JERSEY CITY, N.J. -- According to the Federal Trade Commission, ID theft has already cost consumers over $5 Billion, and this figure does not even take into account the costs related to repairing the damage. Further, studies by Gartner assert that approximately 21% of consumers will not conduct online transactions due to fears of ID theft and/or fraud. In response to this growing concern, and in advance of the active holiday online shopping season, Comodo advises online shoppers to be aware of the new ways they can stay safe online and can keep their PCs safe so they can avoid being victims of ID theft.
Most consumers understand that ID theft can occur at multiple "threat junctures" -- either at a website via drive by download attacks or if they have an ID stealing virus on their computer. To address these concerns, Comodo has begun to provide information and free tools that empowers consumers to take proactive steps to ensure that they are shopping on a trusted, secure site and that their computers are free from dangerous trojans and viruses.
Onsite trust indicator helps verify site identity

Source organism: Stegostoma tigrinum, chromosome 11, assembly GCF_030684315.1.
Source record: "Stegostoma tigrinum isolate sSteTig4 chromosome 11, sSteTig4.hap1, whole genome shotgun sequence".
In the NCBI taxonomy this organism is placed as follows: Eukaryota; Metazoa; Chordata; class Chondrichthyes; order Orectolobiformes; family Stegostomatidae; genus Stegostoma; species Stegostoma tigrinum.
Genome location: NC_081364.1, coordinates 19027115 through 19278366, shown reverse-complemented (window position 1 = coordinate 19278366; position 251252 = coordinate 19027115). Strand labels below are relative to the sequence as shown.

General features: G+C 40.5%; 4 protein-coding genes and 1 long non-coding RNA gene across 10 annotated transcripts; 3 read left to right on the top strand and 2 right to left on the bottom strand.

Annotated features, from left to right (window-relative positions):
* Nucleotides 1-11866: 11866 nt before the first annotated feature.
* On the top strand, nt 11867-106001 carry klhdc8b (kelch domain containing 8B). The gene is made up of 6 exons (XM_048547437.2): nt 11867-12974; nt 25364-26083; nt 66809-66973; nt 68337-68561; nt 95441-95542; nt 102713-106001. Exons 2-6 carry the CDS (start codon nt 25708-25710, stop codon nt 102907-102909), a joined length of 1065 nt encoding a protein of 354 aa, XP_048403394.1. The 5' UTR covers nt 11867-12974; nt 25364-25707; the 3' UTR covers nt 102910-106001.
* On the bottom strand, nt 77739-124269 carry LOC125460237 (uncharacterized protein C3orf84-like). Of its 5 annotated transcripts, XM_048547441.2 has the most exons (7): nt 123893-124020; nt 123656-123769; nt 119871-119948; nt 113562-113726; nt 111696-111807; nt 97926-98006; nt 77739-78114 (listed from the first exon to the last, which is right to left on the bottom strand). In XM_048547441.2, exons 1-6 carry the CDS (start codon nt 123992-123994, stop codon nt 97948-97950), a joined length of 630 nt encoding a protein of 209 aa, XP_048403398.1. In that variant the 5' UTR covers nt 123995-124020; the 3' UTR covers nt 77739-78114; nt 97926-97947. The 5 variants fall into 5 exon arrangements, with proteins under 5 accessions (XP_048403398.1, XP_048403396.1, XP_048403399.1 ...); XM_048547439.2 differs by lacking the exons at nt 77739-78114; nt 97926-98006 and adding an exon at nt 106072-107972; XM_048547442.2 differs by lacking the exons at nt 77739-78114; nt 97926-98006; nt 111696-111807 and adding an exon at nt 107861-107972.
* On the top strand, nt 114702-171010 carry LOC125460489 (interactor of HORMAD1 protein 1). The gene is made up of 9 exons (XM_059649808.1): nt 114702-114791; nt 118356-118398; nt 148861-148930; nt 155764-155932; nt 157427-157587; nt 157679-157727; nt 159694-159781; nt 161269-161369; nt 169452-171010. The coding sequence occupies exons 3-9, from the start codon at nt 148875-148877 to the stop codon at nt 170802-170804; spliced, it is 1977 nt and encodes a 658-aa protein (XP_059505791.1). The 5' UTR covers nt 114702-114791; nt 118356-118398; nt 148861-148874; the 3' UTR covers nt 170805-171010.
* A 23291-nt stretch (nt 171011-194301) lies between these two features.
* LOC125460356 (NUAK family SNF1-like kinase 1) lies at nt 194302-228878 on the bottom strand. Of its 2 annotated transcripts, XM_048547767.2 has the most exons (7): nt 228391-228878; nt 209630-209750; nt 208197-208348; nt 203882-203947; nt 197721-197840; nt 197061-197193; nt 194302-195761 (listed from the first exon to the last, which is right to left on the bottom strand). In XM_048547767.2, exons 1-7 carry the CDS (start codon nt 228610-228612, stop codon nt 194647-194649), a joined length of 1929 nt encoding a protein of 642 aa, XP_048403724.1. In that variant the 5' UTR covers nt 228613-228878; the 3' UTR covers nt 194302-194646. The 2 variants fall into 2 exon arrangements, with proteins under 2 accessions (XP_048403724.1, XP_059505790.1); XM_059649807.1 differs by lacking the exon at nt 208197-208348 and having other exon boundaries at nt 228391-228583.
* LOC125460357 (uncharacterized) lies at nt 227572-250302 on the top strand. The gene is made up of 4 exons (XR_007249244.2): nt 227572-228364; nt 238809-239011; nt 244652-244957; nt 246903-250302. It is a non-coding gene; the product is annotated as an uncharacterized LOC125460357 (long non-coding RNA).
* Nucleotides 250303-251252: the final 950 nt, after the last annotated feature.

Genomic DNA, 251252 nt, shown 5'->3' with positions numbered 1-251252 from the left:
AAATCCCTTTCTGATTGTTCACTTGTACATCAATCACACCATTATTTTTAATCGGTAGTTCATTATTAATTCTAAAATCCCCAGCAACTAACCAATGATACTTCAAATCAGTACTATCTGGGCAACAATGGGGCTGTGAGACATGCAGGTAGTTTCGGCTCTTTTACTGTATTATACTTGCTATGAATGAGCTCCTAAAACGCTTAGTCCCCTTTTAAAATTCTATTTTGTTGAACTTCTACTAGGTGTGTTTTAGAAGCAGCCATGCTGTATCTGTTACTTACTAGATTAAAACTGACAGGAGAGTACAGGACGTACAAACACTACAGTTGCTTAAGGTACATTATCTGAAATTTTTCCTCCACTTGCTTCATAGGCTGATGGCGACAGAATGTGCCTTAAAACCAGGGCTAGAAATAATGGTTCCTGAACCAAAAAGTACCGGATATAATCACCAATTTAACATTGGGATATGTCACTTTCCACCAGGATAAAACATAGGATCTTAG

To help consumers confirm they are dealing with a verifiable site (and not a phishing site), consumers should look for a new, green trust indicator that appears in the URL of a site protected with an EV SSL certificate. This indicator is presented on sites with an EV SSL certificate and provides web site visitors a conspicuous and reliable way to confirm site identity when they are using Microsoft(r) Internet Explorer 7 (and upcoming releases of Firefox and Opera). On EV SSL protected sites, visitors will notice that the address bar turns green and displays the name of the Extended Validation certificate owner. This green confirmation increases trust because site visitors will know that the organization has been authenticated according to the most rigorous industry standard and can be trusted to be a real business - not a phishing site. By looking for this visual confirmation, consumers can avoid phishing site or other sites designed to steal sensitive information.